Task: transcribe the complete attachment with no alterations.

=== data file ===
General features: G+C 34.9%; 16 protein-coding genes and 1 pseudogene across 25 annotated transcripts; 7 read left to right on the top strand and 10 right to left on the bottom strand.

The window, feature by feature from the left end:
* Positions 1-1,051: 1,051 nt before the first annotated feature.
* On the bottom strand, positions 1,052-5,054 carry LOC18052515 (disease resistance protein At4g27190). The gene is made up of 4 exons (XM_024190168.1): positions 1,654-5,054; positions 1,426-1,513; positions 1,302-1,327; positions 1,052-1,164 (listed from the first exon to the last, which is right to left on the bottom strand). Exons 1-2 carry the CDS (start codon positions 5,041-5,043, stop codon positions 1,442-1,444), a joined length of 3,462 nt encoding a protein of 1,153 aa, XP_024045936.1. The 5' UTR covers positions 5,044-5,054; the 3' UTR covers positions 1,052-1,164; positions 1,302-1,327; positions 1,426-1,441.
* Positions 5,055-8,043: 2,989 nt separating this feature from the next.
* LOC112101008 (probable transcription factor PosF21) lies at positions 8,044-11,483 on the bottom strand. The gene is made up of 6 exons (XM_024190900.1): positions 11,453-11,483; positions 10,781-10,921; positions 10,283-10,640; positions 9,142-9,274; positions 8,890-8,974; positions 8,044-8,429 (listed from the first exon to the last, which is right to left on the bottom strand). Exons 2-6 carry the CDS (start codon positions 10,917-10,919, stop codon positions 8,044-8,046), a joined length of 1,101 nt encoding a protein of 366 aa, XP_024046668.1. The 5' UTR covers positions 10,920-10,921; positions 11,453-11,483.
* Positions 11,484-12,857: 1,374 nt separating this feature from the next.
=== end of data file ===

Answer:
General features: G+C 34.9%; 16 protein-coding genes and 1 pseudogene across 25 annotated transcripts; 7 read left to right on the top strand and 10 right to left on the bottom strand.

The window, feature by feature from the left end:
* Positions 1-1,051: 1,051 nt before the first annotated feature.
* On the bottom strand, positions 1,052-5,054 carry LOC18052515 (disease resistance protein At4g27190). The gene is made up of 4 exons (XM_024190168.1): positions 1,654-5,054; positions 1,426-1,513; positions 1,302-1,327; positions 1,052-1,164 (listed from the first exon to the last, which is right to left on the bottom strand). Exons 1-2 carry the CDS (start codon positions 5,041-5,043, stop codon positions 1,442-1,444), a joined length of 3,462 nt encoding a protein of 1,153 aa, XP_024045936.1. The 5' UTR covers positions 5,044-5,054; the 3' UTR covers positions 1,052-1,164; positions 1,302-1,327; positions 1,426-1,441.
* Positions 5,055-8,043: 2,989 nt separating this feature from the next.
* LOC112101008 (probable transcription factor PosF21) lies at positions 8,044-11,483 on the bottom strand. The gene is made up of 6 exons (XM_024190900.1): positions 11,453-11,483; positions 10,781-10,921; positions 10,283-10,640; positions 9,142-9,274; positions 8,890-8,974; positions 8,044-8,429 (listed from the first exon to the last, which is right to left on the bottom strand). Exons 2-6 carry the CDS (start codon positions 10,917-10,919, stop codon positions 8,044-8,046), a joined length of 1,101 nt encoding a protein of 366 aa, XP_024046668.1. The 5' UTR covers positions 10,920-10,921; positions 11,453-11,483.
* Positions 11,484-12,857: 1,374 nt separating this feature from the next.